The cost of comfort
As with the Gesture, the seat and back of the Series 2 operate in tandem, which means that as you lean back the seat pan will slide forward. The degree to which they move can be adjusted using the underside comfort dial. There are three settings to switch between, varying from pretty much full support to reclining at the slightest pressure. It's a pity there aren't more to pick from, because I found myself sticking with the firmest setting for both work and gaming. I'd have liked a setting with a little more lean, because ideally you should avoid a chair with an overly rigid seat pan.
You should also avoid chairs with fixed armrests, and the Series 2 delivers nicely here—at a price. The basic arms will move up and down, but for an extra $57 you can opt for '4D' arms that can be adjusted up, down, back, forward, and also angled and pulled snug into the body. As with the Gesture, they're made from firm foam which is enjoyably squeezy. I found it easy to position them to be consistently comfortable, though if you're militantly anti-arm you can also opt for none at all, saving yourself $133.
That's the only saving you'll make though, as the rest of the customisation options will swiftly see the Series 2's price balloon. You can probably live without the $16 coat hanger, but I imagine that for some a $70 headrest will be a deal breaker.
So who would I recommend the Series 2 for? Well, if you're of a certain age, or don't want to go all-in on the gamer aesthetic, then this is a simple, well-featured task chair for a decent price—though not what most of us would actually consider budget. You get Steelcase's excellent design, without the luxurious build quality or genuinely sublime performance of the Gesture. Which is no surprise given that this chair is roughly half the price, depending on where you shop.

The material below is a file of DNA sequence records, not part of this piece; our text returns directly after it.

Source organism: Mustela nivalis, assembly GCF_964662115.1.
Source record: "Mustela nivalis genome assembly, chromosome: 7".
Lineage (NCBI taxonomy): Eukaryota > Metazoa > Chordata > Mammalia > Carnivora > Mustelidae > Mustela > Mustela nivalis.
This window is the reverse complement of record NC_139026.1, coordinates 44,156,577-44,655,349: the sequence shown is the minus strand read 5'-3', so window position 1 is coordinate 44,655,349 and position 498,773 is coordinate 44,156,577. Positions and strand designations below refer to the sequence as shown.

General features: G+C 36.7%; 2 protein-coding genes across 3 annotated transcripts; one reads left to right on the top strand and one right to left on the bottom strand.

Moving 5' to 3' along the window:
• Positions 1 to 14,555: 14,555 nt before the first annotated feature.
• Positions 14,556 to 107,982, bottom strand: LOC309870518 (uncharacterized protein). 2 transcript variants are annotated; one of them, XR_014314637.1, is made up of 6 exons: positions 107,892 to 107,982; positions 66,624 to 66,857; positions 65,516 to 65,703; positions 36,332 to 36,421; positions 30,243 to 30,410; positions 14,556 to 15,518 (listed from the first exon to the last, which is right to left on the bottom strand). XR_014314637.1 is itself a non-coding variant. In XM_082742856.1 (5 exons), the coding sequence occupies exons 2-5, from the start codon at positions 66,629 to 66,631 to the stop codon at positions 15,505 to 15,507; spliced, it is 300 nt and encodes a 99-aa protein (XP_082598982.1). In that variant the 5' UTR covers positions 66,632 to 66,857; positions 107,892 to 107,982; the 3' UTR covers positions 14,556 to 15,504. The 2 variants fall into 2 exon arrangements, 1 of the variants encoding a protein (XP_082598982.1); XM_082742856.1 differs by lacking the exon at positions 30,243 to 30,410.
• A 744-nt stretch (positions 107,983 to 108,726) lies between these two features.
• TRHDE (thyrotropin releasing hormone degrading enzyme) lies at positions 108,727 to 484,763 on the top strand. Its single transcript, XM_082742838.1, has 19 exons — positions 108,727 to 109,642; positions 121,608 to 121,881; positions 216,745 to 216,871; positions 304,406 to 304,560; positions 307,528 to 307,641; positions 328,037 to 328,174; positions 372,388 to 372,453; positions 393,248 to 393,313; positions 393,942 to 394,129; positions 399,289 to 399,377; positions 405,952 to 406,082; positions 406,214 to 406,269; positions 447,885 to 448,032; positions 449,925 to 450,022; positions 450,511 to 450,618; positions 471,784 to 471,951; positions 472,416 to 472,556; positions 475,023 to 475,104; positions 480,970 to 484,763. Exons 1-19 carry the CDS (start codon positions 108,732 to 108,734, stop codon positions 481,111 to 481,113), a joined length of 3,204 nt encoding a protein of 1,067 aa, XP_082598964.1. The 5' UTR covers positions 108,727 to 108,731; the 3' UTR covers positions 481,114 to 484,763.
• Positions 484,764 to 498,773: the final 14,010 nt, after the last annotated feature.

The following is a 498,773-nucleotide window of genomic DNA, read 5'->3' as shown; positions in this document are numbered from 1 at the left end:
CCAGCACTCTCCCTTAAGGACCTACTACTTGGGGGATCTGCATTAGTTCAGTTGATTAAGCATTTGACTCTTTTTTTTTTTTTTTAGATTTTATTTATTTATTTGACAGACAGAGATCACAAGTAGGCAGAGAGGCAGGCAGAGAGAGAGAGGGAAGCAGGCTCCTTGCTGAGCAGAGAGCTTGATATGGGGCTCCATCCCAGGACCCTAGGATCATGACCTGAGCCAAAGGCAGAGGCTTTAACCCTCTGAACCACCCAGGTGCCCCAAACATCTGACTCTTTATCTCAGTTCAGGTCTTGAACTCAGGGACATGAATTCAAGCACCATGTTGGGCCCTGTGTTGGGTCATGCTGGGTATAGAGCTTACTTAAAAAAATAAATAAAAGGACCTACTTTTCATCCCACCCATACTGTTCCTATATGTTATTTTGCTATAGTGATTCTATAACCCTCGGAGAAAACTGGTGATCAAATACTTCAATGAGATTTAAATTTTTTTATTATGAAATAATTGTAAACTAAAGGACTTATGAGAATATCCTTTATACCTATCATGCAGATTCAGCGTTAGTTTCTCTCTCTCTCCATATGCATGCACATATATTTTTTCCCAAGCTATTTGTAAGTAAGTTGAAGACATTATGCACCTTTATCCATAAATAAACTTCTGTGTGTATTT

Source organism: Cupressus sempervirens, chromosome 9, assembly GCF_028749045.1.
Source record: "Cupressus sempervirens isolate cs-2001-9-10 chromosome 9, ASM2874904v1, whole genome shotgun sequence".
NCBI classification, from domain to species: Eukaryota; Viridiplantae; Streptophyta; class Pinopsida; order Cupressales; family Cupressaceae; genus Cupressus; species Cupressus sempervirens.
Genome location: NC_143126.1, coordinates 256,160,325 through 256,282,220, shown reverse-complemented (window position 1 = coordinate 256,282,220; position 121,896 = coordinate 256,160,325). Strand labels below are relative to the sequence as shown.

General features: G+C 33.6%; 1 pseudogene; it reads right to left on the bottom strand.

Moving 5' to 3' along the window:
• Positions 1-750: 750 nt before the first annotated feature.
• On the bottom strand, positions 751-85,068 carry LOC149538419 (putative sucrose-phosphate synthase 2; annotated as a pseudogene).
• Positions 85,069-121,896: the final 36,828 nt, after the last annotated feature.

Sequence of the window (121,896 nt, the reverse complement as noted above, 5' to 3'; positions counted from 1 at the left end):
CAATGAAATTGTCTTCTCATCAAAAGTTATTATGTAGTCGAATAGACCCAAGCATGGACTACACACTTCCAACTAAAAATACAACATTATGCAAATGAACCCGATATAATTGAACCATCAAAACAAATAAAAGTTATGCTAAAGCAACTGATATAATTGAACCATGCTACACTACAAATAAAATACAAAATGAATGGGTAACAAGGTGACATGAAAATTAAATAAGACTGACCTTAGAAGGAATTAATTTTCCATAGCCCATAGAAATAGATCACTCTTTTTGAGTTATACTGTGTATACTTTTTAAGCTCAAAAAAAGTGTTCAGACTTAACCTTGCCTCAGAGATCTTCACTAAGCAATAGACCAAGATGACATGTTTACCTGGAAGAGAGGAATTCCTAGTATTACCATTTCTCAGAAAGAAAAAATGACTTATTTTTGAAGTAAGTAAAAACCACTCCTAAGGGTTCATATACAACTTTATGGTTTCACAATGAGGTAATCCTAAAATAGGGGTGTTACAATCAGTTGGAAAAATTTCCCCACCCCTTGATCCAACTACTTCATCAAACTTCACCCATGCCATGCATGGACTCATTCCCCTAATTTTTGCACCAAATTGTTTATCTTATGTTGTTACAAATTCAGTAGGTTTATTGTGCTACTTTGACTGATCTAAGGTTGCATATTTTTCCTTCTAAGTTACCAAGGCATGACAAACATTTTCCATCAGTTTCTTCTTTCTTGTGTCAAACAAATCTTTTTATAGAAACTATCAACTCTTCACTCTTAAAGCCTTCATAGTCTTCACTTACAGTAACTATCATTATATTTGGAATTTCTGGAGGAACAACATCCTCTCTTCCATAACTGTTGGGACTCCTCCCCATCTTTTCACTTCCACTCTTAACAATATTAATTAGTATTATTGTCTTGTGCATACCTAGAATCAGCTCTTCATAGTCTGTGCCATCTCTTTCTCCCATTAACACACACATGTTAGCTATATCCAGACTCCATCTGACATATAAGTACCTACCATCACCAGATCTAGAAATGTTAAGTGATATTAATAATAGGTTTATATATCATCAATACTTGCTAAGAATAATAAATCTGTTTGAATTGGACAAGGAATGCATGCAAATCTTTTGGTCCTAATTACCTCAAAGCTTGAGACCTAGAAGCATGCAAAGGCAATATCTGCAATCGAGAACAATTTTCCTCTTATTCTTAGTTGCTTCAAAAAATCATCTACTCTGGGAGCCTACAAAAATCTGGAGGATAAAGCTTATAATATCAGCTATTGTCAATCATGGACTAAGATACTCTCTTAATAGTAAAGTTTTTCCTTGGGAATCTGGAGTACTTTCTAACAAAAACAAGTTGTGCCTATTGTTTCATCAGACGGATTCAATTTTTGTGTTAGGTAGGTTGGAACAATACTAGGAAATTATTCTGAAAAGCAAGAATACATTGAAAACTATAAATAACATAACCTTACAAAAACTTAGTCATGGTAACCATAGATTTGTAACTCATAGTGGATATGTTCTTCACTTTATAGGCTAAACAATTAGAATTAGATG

I do have a nagging feeling that if you want to go down the ergo chair route, it might be worth saving up for something top-of-the-line to really experience the benefit. Particularly as this is an investment you'll use daily for years, if not decades.
An additional caveat I have about the Series 2 is that in order for me to strongly recommend it you need to enjoy firm, upright back support, as that's the setting I'm sure is going to see most use.
Overall, as much as I want to endorse the Series 2 as an entry level ergo chair, the last five years have seen so many improvements to the quality of specialist gaming chairs that I suspect most people reading this will get more pleasure from sitting in a big plush bucket. The market for gamers' butts is incredibly competitive now, with more and more entrants arriving all the time.
That sounds more erotic than I ever expected chair coverage to. My takeaway from my time with the Series 2 is that much as I love the raw functionality of good ergo chairs, at this price something like the Secretlab Omega is going to be the safest bet for most gamers looking to make a substantial upgrade to their seating.